That's a long trip Dodger from Australia. Have they allowed international travel yet to / from Australia. I was speaking to somebody in Spain today who told me that resturants are open in the morning for a couple of hours and the same in the afternoon, largely closed by 3.00pm in many places. I am sure that will improve later in the year. I hope that your dream happens but it absolutely will at some point. The VdLP is an amazing Camino.
 

Albertagirl

Veteran Member
Year of past OR future Camino
Frances (2015); Aragones-Frances (2016); VdlP-Sanabres (2017); Madrid-Frances-Invierno (2019)Levante
I walked the VdlP in Oct.-Nov., 2017, leaving Seville on Oct. 3 and arriving in Santiago on Nov. 21, with only one day off. For the first half of the walk, the temperatures were in the mid-30's, from Seville the 500 kms to Salamanca. After that, it was comfortable for me, with only one morning of frosty weather leaving Albergue Rehoboth on the Sanabres, after Villar de Farfon. There was no snow, but the days were getting shorter as I approached Santiago. I would not, personally, consider walking the VdlP earlier than October. I had only one day's walk longer than 30 kms, from Casar de Caceres to Canaveral (32 km), because the albergue at the Embalse was, as usual, closed when I walked through. My most difficult day was the 28 km from Fuenterroble to San Pedro de Rozados: long, hot, with a bit of route finding and a fair bit of road walking. By the time that I was a couple of kms away from San Pedro and hiding in a ditch from the heat, I would happily have joined a couple of monstrous pigs which I saw running across the field and leaping into a pond. This was a day short of Salamanca, where the temperature finally fell.
The few longer days on the VdlP can mostly be shortened, if you care to do so, by taking the occasional taxi. I did not care to do so, and I don't know whether I could have found a taxi to take me from the Embalse to Canaveral, not having chosen to book one in advance. I was 69 at the time and not in great shape, but a stubborn and experienced walker.
 

RNC

New Member
Year of past OR future Camino
Camino Frances 2015; Via Podiensis 2018; Camino Portuguese 2018; Via de La Plata 2019
We walked the VDLP (Seville to Santiago) via the Sanabres in October/November 2019. It was absolutely scorching for the first ten days or so.

While weather varies from year to year, be aware that October can still be dangerously hot - 35 degrees by 10.30am. Pilgrims have to manage the challenges of long distances between any food/water/shelter and limited facilities in many sections. In particular, watch out for the 28km section on the third day from Castillblanco del Arroy to Almaden De a Plata, with no facilities at all.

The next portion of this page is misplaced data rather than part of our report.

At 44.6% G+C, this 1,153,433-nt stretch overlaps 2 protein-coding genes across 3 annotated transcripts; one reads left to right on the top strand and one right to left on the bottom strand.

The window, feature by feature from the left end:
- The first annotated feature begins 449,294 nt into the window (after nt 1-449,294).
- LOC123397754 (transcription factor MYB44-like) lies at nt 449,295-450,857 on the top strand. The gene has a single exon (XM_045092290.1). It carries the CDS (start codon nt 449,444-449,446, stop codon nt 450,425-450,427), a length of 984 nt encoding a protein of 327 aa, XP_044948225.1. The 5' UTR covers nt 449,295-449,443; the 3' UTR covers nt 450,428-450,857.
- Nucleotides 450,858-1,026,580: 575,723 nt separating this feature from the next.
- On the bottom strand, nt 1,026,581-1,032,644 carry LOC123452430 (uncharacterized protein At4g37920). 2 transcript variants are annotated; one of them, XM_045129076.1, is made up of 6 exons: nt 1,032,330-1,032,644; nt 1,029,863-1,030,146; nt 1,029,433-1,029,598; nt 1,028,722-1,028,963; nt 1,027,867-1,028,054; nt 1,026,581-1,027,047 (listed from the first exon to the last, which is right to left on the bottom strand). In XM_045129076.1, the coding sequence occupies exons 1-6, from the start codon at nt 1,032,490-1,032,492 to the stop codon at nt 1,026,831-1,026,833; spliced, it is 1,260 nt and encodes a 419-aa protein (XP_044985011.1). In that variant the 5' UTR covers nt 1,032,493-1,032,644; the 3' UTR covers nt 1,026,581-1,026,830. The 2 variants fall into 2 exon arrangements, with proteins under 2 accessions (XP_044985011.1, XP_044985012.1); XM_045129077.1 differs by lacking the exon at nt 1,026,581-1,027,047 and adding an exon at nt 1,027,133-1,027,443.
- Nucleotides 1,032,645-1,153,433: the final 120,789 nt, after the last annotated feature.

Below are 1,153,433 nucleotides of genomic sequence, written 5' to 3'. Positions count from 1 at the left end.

There were definitely not regular or always reliable water points. With temperatures reaching up to forty degrees, no shade and stretches of more than 20 kilometres between towns, we carried up to four litres of water each, rationed it carefully and still almost ran out on occasion. There are long distances between villages, bars were frequently closed and fountains often not working. One pilgrim told us he had had to go off the path to a farmhouse because he was desperate for water. You also need to carry enough food to cover a couple of meals because there’s no guarantee of villages or open shops each day.

Plan each day carefully, consider the temperature, the distance and have a spare bladder or platypus available to carry extra water as required, plus food.

Also, make sure you are prepared for cold and wet weather as you progress. We met rain and sleet. We walked with a Lithuanian man who’d started the previous November and had to abandon his Camino because he found himself having to swim across freezing waterways and was unable to get dry and warm. (The most generous way to describe the albergue heating we found in November would be “variable”.)

All that aside, it’s a wonderful, uncrowded path with incredible historic towns such as Merida, Salamanca and Ourense.
 

Kev&Kath

New Member
Year of past OR future Camino
2021
I walked the VdlP in Oct.-Nov., 2017, leaving Seville on Oct. 3 and arriving in Santiago on Nov. 21, with only one day off. For the first half of the walk, the temperatures were in the mid-30's, from Seville the 500 kms to Salamanca. After that, it was comfortable for me, with only one morning of frosty weather leaving Albergue Rehoboth on the Sanabres, after Villar de Farfon. There was no snow, but the days were getting shorter as I approached Santiago. I would not, personally, consider walking the VdlP earlier than October. I had only one day's walk longer than 30 kms, from Casar de Caceres to Canaveral (32 km), because the albergue at the Embalse was, as usual, closed when I walked through. My most difficult day was the 28 km from Fuenterroble to San Pedro de Rozados: long, hot, with a bit of route finding and a fair bit of road walking. By the time that I was a couple of kms away from San Pedro and hiding in a ditch from the heat, I would happily have joined a couple of monstrous pigs which I saw running across the field and leaping into a pond. This was a day short of Salamanca, where the temperature finally fell.
The few longer days on the VdlP can mostly be shortened, if you care to do so, by taking the occasional taxi. I did not care to do so, and I don't know whether I could have found a taxi to take me from the Embalse to Canaveral, not having chosen to book one in advance. I was 69 at the time and not in great shape, but a stubborn and experienced walker.
I kinda like stubborn walkers!! Thanks for your insights..sounds like an amazing walk.
 

Thomas Yingst

Tom ... “the kid”
Year of past OR future Camino
Portugal. May 2019